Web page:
Other types of professionals that can help your projects along include:

  • Architects: Remodeling? Restructuring? Adding an edition or knocking down a wall? Hire an architect. These state-licensed professionals have gone through rigorous schooling, testing, and accreditation to be able to create structurally sound and functional designs.
  • General contractors: Similar to an architect, a general contractor specializes in construction and is able to see things that designers often can’t, structurally speaking. Added perk: Some contractors have been in the business so long, they have a few design tips up their sleeves.
  • Painters: These guys are awesome. If you are a DIY kind of person, a painter may seem like an added expense. However, trims, accents, mouldings, and special projects require a honed knowledge of primers, bases, finishing products, and maintenance. Hire a painter when you’re working on your exterior, trying a new finish, or just simply have no idea what you’re doing.
  • Electricians: Need we say more? Electricians have invested in extensive schooling and training to be able to hard wire your home to perfection, ensuring your residence is safe and well-lit, not a wire out of place. If you attempt to do any rewiring or electrical work yourself without any prior knowledge, the results may be costly or even dangerous.
  • Plumbers: Similar to painters and electricians, plumbers are specially trained to get down and dirty with your pipes. They know where the water is, where it’s not, how it’s getting from Point A to Point B, and how not to mess it all up. Plunging the toilet is one thing, installing one is a whole different story.

Even if you need design help but can’t afford a trained designer or architect—and don’t assume that you can’t without interviewing a few—don’t overlook the design tools that we offer such as Pinterest, Houzz Ideabooks and our blog. This will expose you to trusted products and can offer options you might not have considered.

 

Next Steps

When looking for a professional, it’s wise to interview multiple candidates and ask for references, especially for a large project. Ask to see the work executed by the firm and inquire among your friends, family, and neighbors to see who they’ve hired and how it worked out. Reach out to homeowners’ who’s spaces you admire and see if they’re willing to connect you with their designer, or where they got their inspiration from. Also, be sure you feel you can work well with the person. While you may love Designer A’s portfolio, his or her personality may not jive with yours. More often than not, through the design process and after becoming acquainted with the preferences and needs of a client, the professional becomes a personal friend as well. Houses become homes when all of the design ideas and aspects come together.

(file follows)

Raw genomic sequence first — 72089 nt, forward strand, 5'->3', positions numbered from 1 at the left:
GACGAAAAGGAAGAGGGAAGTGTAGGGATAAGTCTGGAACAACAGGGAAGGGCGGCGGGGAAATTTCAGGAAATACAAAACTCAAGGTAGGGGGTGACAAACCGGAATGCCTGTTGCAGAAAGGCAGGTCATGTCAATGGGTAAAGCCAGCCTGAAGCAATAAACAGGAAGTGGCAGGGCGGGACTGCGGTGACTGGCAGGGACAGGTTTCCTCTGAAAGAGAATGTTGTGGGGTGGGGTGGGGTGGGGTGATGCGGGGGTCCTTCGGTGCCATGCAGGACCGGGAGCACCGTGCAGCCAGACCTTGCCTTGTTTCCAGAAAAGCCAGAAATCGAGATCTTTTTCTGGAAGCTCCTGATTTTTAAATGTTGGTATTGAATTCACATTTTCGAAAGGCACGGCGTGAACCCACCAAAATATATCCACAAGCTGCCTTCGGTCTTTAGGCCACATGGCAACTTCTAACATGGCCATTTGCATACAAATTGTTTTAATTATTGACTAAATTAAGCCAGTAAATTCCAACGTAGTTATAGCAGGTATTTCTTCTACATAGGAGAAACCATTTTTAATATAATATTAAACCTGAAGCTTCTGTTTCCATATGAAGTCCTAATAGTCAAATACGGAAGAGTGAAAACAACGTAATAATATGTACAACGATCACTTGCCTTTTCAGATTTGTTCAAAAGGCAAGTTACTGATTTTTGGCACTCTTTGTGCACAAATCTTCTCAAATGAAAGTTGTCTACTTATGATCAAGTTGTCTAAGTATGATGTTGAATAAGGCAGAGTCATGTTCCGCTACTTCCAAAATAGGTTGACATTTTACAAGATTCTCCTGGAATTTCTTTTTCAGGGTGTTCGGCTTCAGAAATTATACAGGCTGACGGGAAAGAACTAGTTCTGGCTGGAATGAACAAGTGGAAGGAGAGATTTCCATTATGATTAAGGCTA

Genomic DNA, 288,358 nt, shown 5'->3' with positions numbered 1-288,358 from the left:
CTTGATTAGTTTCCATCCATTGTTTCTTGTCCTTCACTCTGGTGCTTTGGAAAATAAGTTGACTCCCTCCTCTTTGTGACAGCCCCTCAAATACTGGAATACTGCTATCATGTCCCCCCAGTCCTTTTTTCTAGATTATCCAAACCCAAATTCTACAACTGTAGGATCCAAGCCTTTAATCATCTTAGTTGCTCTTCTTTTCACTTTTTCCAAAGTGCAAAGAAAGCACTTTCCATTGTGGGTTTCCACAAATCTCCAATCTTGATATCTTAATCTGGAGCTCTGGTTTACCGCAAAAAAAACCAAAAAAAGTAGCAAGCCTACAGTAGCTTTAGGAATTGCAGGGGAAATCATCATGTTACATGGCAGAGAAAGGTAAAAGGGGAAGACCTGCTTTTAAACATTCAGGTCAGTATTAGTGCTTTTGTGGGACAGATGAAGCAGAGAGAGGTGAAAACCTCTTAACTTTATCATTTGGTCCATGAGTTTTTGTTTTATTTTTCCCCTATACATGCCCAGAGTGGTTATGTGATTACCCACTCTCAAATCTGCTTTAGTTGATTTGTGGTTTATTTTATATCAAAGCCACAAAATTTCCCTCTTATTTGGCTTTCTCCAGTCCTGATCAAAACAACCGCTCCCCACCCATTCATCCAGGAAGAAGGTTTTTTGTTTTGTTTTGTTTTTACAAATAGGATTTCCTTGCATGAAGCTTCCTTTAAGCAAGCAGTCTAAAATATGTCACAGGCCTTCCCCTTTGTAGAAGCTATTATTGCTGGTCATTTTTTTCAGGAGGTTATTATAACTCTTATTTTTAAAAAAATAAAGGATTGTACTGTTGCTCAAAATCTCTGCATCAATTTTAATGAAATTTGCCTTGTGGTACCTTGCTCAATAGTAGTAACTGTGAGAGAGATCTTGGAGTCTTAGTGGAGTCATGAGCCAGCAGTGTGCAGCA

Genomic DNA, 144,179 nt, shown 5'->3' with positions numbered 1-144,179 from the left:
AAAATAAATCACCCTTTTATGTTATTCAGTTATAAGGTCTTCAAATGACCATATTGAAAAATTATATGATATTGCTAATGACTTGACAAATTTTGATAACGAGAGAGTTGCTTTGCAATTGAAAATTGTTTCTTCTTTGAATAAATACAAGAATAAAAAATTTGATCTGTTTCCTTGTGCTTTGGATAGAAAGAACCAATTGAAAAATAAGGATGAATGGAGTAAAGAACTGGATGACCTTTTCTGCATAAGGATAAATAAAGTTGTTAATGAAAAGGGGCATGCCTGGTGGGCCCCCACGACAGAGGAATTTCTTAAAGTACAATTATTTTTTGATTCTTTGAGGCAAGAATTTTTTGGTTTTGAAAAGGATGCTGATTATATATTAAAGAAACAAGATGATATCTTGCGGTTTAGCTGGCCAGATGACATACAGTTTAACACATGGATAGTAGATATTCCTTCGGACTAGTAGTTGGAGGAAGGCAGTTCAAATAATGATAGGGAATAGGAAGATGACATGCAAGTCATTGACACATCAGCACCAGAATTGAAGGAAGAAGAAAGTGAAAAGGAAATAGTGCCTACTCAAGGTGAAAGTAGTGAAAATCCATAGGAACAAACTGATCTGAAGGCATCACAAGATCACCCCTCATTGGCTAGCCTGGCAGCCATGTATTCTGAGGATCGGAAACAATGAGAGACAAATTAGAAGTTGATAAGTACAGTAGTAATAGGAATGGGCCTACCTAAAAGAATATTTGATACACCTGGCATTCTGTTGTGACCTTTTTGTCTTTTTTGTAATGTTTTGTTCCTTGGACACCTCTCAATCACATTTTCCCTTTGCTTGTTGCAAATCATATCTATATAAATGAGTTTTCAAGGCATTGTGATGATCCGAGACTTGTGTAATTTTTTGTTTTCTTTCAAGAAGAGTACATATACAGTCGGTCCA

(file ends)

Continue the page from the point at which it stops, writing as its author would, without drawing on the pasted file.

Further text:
Once you have found a person you want to work with, you should have a contract that clearly states the job requirements, fee, and schedule. Smaller jobs that last only a few days might not require such a formal contract, although you should get fees and the schedule in writing.

Once the black and white has been addressed, there are a few things you should keep in mind:

 

Be forthcoming with your thoughts, ideas, and input.

Your designer probably can’t read minds or see the future. Knowing this, always offer your thoughts during your initial meetings and presentations. Though it may seem too direct or a little out of place, objecting to something or asking for a reselection during the infancy stages of a design project is the easiest way to make changes—not 6-months in, once the arm chairs are on their way.

 

Sit back and relax.

Assuming you’ve read and acted on point #1, consider this Point 1b. You’ve selected your designer (or firm) for their awesome personality, stellar expertise, and you’ve presented your thoughts in the initial stages of the design. Now, it’s time to let them get to work. Please, by all means, email to ask for an update once in a while, shoot over a text if you have a fabric question, or even chat with your designer to see when the next big step is that you need to be included in. But if you have a contract written up giving you times, dates, and specifications, consider your designer well-informed and busy doing their job. A surefire way to slow the design process and create a bigger project is by emailing your designers 3-4 times a day with thoughts, ideas, and questions, or attempting to tie a DIY project into the mix.

 

Provide updates.

As designers, we love seeing project shots of a fresh coat of paint, a newly installed vanity, or the flashy new backsplash in the kitchen. Not only are these pictures beautiful to look at, but it reinforces our timeline, allowing us to check a box and move onto the next project knowing we’re on the road to success.

Our dear friend, Architect Clay Aurell says it best, “As an architect, my favorite part of the business is the professional-client relationship. It can be very rewarding for both parties. Clients are about to put their heart and soul into their new project, and a good professional will work with the client to help them realize their dreams. The architect or designer has the opportunity to take a multitude of ideas, magazine clippings, fabrics, artwork, and items that are dear to the client and put them together and make an appropriate space out of all of it.”

Tell us: Have you experienced DIY gone awry? Or have you worked with a designer and have a story to share? Let us know in the comments below!